SINGAPORE — Singapore already boasts one of the world’s most advanced national digital identity programs, SingPass, which residents can use for more than 400 digital services, including accessing tax returns and applying for public housing.
Now, residents can use it with just their face.
Singapore’s 4 million citizens will be able to access government services and more through a new facial verification feature in its national identity program, the country announced in July. Dubbed SingPass Face Verification, the new feature allows users to securely log into their accounts without the need to remember passwords, and is meant to be used in public kiosks, home computers, tablets and mobile phones. It was also tested at a local bank in July.
The rollout is part of the Singapore government’s 2.4 billion Singapore dollars ($1.75 billion) Smart Nation initiative, launched in 2014, under which the country has revamped its online government services, such as providing access to open data, adding interconnected lampposts with sensors and introducing cashless payment systems. The island-state boasts a robust 4G wireless network and about 1.5 smartphones per person, according to the country’s telecommunications regulator, the Infocomm Media Development Authority.
Face recognition and verification technology has advanced quickly in recent years, powering everything from Snapchat filters and concert security to software that can unlock iPhones and make sure people are wearing masks. In China, facial recognition technology has become a significant part of the country’s security and surveillance system.
Singapore’s rollout of facial verification to SingPass marks one of the biggest efforts yet to weave the technology into everyday life. But it comes with warnings from privacy advocates and technology watchdogs about the risk of abuse.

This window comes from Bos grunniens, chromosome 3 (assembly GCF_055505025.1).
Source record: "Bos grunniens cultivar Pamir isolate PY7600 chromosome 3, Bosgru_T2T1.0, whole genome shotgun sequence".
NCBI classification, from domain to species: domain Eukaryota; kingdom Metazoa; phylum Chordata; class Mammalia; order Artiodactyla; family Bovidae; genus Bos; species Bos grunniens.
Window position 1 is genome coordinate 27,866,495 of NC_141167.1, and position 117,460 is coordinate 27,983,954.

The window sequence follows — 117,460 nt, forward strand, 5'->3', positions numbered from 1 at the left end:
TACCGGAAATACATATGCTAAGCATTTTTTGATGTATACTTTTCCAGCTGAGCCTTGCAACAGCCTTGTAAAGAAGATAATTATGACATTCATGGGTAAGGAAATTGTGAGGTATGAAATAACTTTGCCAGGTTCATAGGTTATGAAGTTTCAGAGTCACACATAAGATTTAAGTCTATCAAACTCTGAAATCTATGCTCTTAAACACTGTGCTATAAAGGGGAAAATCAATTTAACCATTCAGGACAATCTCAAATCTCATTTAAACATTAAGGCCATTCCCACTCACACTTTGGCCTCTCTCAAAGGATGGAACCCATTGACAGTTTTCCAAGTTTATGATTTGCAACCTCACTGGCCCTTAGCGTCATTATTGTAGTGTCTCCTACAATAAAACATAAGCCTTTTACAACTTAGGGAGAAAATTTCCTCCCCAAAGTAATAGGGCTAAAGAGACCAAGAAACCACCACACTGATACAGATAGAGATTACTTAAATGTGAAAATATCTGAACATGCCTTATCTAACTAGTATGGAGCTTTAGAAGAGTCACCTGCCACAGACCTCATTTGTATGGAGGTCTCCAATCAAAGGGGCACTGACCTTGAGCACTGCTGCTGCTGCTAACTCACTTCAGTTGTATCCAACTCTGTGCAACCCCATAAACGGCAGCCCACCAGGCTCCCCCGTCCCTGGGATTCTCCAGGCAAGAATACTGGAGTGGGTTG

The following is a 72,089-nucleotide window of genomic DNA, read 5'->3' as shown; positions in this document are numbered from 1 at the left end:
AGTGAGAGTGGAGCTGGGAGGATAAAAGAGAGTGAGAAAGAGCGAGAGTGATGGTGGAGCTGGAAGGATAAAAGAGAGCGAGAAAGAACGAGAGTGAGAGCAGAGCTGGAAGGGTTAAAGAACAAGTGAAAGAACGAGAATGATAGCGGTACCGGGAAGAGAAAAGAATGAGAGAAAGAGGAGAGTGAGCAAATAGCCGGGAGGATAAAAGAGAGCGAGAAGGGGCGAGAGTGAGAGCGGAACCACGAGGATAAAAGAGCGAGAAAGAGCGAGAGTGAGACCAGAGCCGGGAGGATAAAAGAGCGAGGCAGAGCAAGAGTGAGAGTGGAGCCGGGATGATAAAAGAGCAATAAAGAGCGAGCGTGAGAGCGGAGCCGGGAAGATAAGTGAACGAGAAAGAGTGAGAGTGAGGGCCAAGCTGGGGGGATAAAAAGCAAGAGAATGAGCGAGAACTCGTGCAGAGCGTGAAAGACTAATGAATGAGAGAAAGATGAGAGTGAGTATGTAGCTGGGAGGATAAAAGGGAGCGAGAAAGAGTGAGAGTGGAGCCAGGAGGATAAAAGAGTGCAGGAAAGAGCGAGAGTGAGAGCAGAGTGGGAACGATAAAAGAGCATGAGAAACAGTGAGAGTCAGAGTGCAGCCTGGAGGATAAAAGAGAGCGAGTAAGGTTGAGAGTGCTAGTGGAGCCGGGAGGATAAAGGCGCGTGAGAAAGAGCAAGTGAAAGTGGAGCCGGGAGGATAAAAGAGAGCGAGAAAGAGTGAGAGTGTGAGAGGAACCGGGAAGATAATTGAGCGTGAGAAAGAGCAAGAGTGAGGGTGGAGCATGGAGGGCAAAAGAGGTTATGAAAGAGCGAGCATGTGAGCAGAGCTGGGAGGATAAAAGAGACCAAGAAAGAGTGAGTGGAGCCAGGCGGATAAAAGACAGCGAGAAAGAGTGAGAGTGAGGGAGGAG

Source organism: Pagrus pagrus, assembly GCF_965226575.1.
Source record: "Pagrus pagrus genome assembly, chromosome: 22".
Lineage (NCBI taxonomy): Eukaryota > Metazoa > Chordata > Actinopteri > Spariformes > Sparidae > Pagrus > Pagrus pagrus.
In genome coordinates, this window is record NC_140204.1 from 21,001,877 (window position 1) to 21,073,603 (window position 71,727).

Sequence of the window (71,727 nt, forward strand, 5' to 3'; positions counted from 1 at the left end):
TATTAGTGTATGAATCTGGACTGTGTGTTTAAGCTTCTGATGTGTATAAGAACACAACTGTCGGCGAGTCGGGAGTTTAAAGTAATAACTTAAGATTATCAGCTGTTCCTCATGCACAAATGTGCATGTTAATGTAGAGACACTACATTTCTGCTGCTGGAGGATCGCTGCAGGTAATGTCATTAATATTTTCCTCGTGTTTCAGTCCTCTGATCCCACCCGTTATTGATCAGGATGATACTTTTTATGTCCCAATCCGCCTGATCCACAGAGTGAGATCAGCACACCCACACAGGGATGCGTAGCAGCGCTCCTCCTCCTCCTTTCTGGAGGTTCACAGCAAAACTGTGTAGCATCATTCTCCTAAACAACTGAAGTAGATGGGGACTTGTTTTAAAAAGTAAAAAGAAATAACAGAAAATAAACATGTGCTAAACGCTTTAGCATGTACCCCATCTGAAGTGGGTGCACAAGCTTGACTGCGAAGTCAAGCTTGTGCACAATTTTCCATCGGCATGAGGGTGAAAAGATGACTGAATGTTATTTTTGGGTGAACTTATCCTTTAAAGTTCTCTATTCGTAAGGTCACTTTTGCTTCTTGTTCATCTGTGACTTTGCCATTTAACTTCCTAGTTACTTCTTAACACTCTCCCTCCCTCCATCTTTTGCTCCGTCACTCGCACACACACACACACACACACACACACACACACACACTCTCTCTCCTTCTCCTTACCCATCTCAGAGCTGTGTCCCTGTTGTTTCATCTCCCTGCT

Indulekshmi Rajeswari, a privacy lawyer and LGBT activist in Singapore, said the benefits of facial recognition have not yet been explained clearly by the government, noting that the government is exempt from current data privacy laws.
“Even if we say that rogue government employees are not the problem, I can think of a lot of problems where the whole of the government will find ways to legally misuse the technology to surveil their citizens,” she said.
Singapore’s Government Technology Agency (GovTech) has said that the data collected is “purpose-driven,” meaning it is collected only for a particular transaction, and that the selfie data stored on secured government servers is deleted after 30 days.
The new face verification system could also be used in private sector organizations and in education, where “proof of presence is required when a student takes his or her examinations.” That said, no personal data will be shared with the private sector, GovTech added.
The agency also mentioned that the deployment of the facial verification feature will allow older Singaporeans easier access to online banking services without the need for managing multiple accounts and passwords.
Singapore’s system includes some features to prevent people from trying to hack the face verification technology.
The new system was jointly developed by United Kingdom-based biometric authentication supplier iProov and the Singapore-based digital government service platform provider Toppan Ecquaria. Instead of just verifying the face being presented to the camera, iProov’s genuine presence assurance technology uses the screen to illuminate a user’s face with a cryptographic sequence of colors, which takes less than 7 seconds. It can be used on any device, as long as it has a screen, including web browsers.
The technology claims to be able to prevent logins made with photographs, masks and deepfakes. It has been tested by the U.S. Department of Homeland Security, the U.K. government as well as the Singapore government. It can also prevent replay attacks, which uses a recording of a person’s face to authenticate.
“A deepfaker can’t predict the color sequence to put onto their forgery of your face, so it prevents deepfakes too. And of course real, live, human faces reflect the colors differently from photos, screens or masks, so we spot those reliably too,” Andrew Bud, iProov’s CEO and founder, said.
Besides Singapore, iProov is working to get its system deployed in the United States at land borders as part of the Trusted Travelers program, and is already being used in the U.K. in its immigration and health agencies.